Search engines are a fantastic invention. They filter information, retrieve data, and help us find what we're looking for on an incredibly varied range of subjects. However, not all search engines are created equal. Every search tool out there delivers a different experience, and depending what you're looking for, it might not always be pleasant.
As compiled by About.com readers' input, here are ten search engines you can trust to deliver a quality experience. They are fast, easy to use, and deliver consistently relevant results. You'll see a few familiar faces on here, as well as a few that might be completely new to you. Try all of them to see which one fits your unique needs.
USA.gov is the U.S. government's online portal to everything publicly available on the Web. It's an amazingly useful resource, offering instant access to anything from the Library of Congress to the latest employment statistics.
Wolfram Alpha bills itself as a "computational engine", which basically means that whatever fact-based query you throw at it, it's most likely going to come up with an answer. Need the calculation for that complicated math problem? How about statistics for every country in the world, conversion tables, or information on a chemical element? This is the place to go.
This oddly named search engine has gained quite a bit of popularity because of its policy of not tracking what users are looking for, making it possible to keep your searches as private as possible (see Ten Ways to Protect Yourself Online
for more on this important issue). Their search results aren't too shabby either.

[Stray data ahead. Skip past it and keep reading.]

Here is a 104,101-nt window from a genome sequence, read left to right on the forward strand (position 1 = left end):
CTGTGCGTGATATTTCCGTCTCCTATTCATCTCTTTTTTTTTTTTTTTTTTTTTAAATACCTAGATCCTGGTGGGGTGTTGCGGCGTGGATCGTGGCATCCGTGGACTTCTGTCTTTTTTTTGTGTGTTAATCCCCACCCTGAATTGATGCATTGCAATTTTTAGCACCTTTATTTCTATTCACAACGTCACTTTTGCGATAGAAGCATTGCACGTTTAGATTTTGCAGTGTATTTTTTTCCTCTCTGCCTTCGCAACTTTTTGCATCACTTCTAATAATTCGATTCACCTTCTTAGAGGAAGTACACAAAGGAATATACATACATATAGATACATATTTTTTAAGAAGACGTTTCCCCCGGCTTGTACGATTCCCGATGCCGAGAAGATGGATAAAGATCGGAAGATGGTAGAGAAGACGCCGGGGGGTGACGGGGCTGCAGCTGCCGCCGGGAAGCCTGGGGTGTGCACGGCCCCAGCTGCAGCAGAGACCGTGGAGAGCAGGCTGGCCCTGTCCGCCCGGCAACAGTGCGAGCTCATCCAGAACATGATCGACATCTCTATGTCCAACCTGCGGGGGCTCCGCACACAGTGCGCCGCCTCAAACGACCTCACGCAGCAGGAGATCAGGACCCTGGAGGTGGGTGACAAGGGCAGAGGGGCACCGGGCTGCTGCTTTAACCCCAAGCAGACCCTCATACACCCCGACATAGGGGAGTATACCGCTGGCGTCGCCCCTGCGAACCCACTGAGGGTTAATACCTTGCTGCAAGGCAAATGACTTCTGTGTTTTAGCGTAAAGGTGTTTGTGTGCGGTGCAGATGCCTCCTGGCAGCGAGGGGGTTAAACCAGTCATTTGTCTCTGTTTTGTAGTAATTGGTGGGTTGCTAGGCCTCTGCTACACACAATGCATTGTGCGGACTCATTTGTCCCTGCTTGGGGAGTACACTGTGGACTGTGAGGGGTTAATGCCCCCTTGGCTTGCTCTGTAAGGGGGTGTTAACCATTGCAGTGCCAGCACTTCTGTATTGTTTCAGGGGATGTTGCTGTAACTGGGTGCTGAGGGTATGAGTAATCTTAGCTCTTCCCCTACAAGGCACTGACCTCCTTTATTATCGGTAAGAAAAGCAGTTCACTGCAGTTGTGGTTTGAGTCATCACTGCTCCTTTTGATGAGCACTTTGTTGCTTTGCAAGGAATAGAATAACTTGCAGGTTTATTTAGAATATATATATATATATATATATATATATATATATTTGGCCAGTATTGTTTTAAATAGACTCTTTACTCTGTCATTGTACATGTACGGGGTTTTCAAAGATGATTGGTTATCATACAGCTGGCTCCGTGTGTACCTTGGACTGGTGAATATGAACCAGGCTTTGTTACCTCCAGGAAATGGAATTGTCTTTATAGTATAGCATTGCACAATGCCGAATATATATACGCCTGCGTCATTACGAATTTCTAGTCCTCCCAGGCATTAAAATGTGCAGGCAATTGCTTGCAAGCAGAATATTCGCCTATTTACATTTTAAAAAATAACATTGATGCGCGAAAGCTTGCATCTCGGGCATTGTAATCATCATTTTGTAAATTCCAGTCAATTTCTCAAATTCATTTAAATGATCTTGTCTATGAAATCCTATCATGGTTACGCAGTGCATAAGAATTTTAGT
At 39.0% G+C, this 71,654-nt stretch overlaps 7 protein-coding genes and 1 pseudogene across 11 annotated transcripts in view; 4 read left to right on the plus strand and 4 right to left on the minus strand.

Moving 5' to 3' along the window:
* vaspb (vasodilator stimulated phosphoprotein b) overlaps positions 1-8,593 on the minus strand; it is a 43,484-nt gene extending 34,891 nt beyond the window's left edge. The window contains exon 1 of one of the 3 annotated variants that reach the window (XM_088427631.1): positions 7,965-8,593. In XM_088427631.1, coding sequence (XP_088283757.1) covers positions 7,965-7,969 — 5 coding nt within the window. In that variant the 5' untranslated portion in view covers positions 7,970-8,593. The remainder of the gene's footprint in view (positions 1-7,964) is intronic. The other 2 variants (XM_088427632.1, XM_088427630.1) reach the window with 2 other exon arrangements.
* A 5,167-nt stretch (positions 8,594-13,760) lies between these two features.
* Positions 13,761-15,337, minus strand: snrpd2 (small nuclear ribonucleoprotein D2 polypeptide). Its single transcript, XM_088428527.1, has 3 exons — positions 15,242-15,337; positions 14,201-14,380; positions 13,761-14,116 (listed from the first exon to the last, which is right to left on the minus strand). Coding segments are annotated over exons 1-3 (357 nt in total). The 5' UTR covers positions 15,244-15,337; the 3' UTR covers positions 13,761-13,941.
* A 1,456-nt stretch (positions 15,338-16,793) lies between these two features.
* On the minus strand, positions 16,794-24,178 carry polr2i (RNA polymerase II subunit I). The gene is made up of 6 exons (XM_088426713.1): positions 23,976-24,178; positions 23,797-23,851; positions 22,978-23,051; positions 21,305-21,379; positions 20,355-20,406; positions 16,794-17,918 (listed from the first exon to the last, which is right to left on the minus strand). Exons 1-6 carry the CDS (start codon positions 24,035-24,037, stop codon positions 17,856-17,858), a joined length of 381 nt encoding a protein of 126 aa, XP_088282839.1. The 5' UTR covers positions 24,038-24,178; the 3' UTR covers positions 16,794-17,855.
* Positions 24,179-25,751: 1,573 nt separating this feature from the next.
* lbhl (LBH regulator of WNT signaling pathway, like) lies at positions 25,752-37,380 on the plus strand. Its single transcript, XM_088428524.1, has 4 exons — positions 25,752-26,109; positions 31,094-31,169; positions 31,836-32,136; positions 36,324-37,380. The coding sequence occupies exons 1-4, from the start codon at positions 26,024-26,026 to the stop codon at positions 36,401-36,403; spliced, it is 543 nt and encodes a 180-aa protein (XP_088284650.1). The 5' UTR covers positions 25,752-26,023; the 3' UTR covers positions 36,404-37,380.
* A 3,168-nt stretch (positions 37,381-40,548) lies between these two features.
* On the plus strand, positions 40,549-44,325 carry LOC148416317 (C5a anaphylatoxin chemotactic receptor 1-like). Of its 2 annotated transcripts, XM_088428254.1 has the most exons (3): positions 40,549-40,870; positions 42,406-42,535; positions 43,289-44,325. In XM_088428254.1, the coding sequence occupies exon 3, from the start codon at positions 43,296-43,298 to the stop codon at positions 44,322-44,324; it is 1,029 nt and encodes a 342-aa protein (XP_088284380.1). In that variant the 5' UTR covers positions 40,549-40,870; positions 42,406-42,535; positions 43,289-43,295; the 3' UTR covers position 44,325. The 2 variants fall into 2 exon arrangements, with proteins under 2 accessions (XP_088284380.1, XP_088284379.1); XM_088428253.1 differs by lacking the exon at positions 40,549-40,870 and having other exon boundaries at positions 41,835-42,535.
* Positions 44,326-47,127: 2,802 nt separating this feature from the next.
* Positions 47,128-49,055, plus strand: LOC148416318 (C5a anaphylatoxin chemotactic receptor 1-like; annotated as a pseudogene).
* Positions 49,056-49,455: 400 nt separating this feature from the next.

You could argue that LinkedIn isn't technically a search engine, and you'd be (mostly) right. However, looking at LinkedIn from another point of view, it most definitely is a niche search tool that delivers peer-reviewed job search results, as well as network groups and professional connections.
Bing is one of the younger search engines on this list, but it's definitely making up for lost time with the impressive power of Microsoft behind it. Bing offers a straightforward search experience with real-time
accents; their goal is to answer your search queries with the most relevant, up to date information.
It is estimated that over 900 million people are registered users of Facebook, the world's largest social networking
site. Facebook isn't technically billed as a search engine, but try telling its millions of users that - more people look for information from friends, family, and pages within this community than nearly anywhere else online.
If you've ever watched a video online, it's a likely bet that you've visited YouTube, the world's largest, most popular video search site. Hundreds of thousands of videos - sports, movie trailers, cats doing things - are uploaded to the site every hour.
Short bursts of information, millions of times an hour? That's Twitter, a firehose of communication that millions of people use every day to impart information and connect with other people. You can find all sorts of interesting information here or via various Twitter search engines
, all of it up to the second with the latest data on anything from college basketball to a presidential election.
Pinterest is one of the fastest growing sites in the history of the Web - and that's saying something considering the other tools included on this list. Millions of people, mostly female, have created online scrapbooks of their favorite images that are then searchable by other Pinterest users. This popular site is a valuable resource for anyone looking to get creative, inspired, or a little bit of both.
Any search engine that has its own vocabulary (ever heard of "just Google it"?) is going to be on the list of the top ten. Google is the world's most popular search engine, and processes millions of searches every single day all over the globe. Whether you're looking to dive into advanced search
or you're just getting started
, you'll find this search tool most of the useful and versatile online.